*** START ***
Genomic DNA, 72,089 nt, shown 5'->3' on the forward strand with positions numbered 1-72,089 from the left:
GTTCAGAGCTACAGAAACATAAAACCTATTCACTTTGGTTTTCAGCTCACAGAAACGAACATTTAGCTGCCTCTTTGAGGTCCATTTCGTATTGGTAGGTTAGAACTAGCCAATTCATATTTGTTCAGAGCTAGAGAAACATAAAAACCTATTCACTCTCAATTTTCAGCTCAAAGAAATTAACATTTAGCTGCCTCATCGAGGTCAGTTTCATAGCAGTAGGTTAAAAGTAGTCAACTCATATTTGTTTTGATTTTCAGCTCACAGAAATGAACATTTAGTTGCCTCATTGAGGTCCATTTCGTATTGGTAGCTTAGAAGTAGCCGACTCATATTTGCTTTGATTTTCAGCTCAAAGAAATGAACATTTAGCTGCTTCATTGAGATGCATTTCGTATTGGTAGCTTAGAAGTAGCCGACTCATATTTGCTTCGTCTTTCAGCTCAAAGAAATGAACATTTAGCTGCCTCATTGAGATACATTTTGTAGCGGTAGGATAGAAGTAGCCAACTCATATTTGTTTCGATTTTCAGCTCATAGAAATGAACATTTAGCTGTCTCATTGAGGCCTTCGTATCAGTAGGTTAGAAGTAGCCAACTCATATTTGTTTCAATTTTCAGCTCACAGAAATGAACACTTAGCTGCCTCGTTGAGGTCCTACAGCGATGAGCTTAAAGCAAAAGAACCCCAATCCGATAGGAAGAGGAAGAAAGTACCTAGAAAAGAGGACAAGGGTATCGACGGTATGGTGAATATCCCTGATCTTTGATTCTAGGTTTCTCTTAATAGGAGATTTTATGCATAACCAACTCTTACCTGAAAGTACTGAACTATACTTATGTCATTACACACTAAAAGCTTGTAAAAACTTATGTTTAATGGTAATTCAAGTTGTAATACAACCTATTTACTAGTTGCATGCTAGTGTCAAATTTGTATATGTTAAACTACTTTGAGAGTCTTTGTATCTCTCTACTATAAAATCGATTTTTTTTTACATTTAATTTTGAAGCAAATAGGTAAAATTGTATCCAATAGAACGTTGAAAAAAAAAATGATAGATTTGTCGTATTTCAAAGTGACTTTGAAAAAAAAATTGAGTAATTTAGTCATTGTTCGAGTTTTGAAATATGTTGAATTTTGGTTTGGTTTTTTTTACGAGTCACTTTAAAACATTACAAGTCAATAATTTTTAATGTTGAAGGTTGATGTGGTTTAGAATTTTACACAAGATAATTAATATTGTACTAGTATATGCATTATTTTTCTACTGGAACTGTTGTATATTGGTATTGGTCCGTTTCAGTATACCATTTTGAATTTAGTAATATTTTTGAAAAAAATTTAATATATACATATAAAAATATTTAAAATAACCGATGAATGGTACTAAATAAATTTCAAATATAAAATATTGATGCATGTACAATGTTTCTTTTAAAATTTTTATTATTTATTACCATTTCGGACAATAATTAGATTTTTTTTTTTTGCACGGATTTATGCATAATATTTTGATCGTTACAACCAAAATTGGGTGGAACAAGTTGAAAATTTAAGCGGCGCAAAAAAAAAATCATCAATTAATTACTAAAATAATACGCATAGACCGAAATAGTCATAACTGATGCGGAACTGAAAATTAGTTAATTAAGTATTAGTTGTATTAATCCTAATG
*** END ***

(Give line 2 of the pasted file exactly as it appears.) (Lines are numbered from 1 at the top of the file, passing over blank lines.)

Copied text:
GTTCAGAGCTACAGAAACATAAAACCTATTCACTTTGGTTTTCAGCTCACAGAAACGAACATTTAGCTGCCTCTTTGAGGTCCATTTCGTATTGGTAGGTTAGAACTAGCCAATTCATATTTGTTCAGAGCTAGAGAAACATAAAAACCTATTCACTCTCAATTTTCAGCTCAAAGAAATTAACATTTAGCTGCCTCATCGAGGTCAGTTTCATAGCAGTAGGTTAAAAGTAGTCAACTCATATTTGTTTTGATTTTCAGCTCACAGAAATGAACATTTAGTTGCCTCATTGAGGTCCATTTCGTATTGGTAGCTTAGAAGTAGCCGACTCATATTTGCTTTGATTTTCAGCTCAAAGAAATGAACATTTAGCTGCTTCATTGAGATGCATTTCGTATTGGTAGCTTAGAAGTAGCCGACTCATATTTGCTTCGTCTTTCAGCTCAAAGAAATGAACATTTAGCTGCCTCATTGAGATACATTTTGTAGCGGTAGGATAGAAGTAGCCAACTCATATTTGTTTCGATTTTCAGCTCATAGAAATGAACATTTAGCTGTCTCATTGAGGCCTTCGTATCAGTAGGTTAGAAGTAGCCAACTCATATTTGTTTCAATTTTCAGCTCACAGAAATGAACACTTAGCTGCCTCGTTGAGGTCCTACAGCGATGAGCTTAAAGCAAAAGAACCCCAATCCGATAGGAAGAGGAAGAAAGTACCTAGAAAAGAGGACAAGGGTATCGACGGTATGGTGAATATCCCTGATCTTTGATTCTAGGTTTCTCTTAATAGGAGATTTTATGCATAACCAACTCTTACCTGAAAGTACTGAACTATACTTATGTCATTACACACTAAAAGCTTGTAAAAACTTATGTTTAATGGTAATTCAAGTTGTAATACAACCTATTTACTAGTTGCATGCTAGTGTCAAATTTGTATATGTTAAACTACTTTGAGAGTCTTTGTATCTCTCTACTATAAAATCGATTTTTTTTTACATTTAATTTTGAAGCAAATAGGTAAAATTGTATCCAATAGAACGTTGAAAAAAAAAATGATAGATTTGTCGTATTTCAAAGTGACTTTGAAAAAAAAATTGAGTAATTTAGTCATTGTTCGAGTTTTGAAATATGTTGAATTTTGGTTTGGTTTTTTTTACGAGTCACTTTAAAACATTACAAGTCAATAATTTTTAATGTTGAAGGTTGATGTGGTTTAGAATTTTACACAAGATAATTAATATTGTACTAGTATATGCATTATTTTTCTACTGGAACTGTTGTATATTGGTATTGGTCCGTTTCAGTATACCATTTTGAATTTAGTAATATTTTTGAAAAAAATTTAATATATACATATAAAAATATTTAAAATAACCGATGAATGGTACTAAATAAATTTCAAATATAAAATATTGATGCATGTACAATGTTTCTTTTAAAATTTTTATTATTTATTACCATTTCGGACAATAATTAGATTTTTTTTTTTTGCACGGATTTATGCATAATATTTTGATCGTTACAACCAAAATTGGGTGGAACAAGTTGAAAATTTAAGCGGCGCAAAAAAAAAATCATCAATTAATTACTAAAATAATACGCATAGACCGAAATAGTCATAACTGATGCGGAACTGAAAATTAGTTAATTAAGTATTAGTTGTATTAATCCTAATG